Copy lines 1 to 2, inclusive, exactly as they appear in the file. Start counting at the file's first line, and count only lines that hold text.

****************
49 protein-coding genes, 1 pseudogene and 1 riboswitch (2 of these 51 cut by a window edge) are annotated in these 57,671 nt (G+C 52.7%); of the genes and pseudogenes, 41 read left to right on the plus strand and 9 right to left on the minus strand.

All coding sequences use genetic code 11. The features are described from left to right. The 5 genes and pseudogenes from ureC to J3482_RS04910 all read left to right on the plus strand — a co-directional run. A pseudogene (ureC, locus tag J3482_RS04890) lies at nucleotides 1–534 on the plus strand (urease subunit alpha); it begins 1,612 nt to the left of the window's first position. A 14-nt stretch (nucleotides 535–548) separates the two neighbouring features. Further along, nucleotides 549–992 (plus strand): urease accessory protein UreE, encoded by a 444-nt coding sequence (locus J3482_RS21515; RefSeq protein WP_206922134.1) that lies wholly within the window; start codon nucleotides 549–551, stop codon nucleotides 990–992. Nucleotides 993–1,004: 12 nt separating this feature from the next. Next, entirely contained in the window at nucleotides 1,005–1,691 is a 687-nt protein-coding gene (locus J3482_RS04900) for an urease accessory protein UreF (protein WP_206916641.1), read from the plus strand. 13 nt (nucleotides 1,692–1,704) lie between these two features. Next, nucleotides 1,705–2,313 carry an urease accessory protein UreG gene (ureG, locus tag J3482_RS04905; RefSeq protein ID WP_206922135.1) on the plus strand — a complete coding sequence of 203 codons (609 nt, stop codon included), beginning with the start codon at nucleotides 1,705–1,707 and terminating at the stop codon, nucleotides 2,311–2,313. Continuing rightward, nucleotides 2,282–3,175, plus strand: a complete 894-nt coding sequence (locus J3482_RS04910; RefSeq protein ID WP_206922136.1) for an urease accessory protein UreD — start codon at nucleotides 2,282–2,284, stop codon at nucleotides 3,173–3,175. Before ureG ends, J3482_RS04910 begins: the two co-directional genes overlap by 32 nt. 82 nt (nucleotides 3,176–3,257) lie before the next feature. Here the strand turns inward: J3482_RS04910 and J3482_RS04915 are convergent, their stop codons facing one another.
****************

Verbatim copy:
49 protein-coding genes, 1 pseudogene and 1 riboswitch (2 of these 51 cut by a window edge) are annotated in these 57,671 nt (G+C 52.7%); of the genes and pseudogenes, 41 read left to right on the plus strand and 9 right to left on the minus strand.

All coding sequences use genetic code 11. The features are described from left to right. The 5 genes and pseudogenes from ureC to J3482_RS04910 all read left to right on the plus strand — a co-directional run. A pseudogene (ureC, locus tag J3482_RS04890) lies at nucleotides 1–534 on the plus strand (urease subunit alpha); it begins 1,612 nt to the left of the window's first position. A 14-nt stretch (nucleotides 535–548) separates the two neighbouring features. Further along, nucleotides 549–992 (plus strand): urease accessory protein UreE, encoded by a 444-nt coding sequence (locus J3482_RS21515; RefSeq protein WP_206922134.1) that lies wholly within the window; start codon nucleotides 549–551, stop codon nucleotides 990–992. Nucleotides 993–1,004: 12 nt separating this feature from the next. Next, entirely contained in the window at nucleotides 1,005–1,691 is a 687-nt protein-coding gene (locus J3482_RS04900) for an urease accessory protein UreF (protein WP_206916641.1), read from the plus strand. 13 nt (nucleotides 1,692–1,704) lie between these two features. Next, nucleotides 1,705–2,313 carry an urease accessory protein UreG gene (ureG, locus tag J3482_RS04905; RefSeq protein ID WP_206922135.1) on the plus strand — a complete coding sequence of 203 codons (609 nt, stop codon included), beginning with the start codon at nucleotides 1,705–1,707 and terminating at the stop codon, nucleotides 2,311–2,313. Continuing rightward, nucleotides 2,282–3,175, plus strand: a complete 894-nt coding sequence (locus J3482_RS04910; RefSeq protein ID WP_206922136.1) for an urease accessory protein UreD — start codon at nucleotides 2,282–2,284, stop codon at nucleotides 3,173–3,175. Before ureG ends, J3482_RS04910 begins: the two co-directional genes overlap by 32 nt. 82 nt (nucleotides 3,176–3,257) lie before the next feature. Here the strand turns inward: J3482_RS04910 and J3482_RS04915 are convergent, their stop codons facing one another.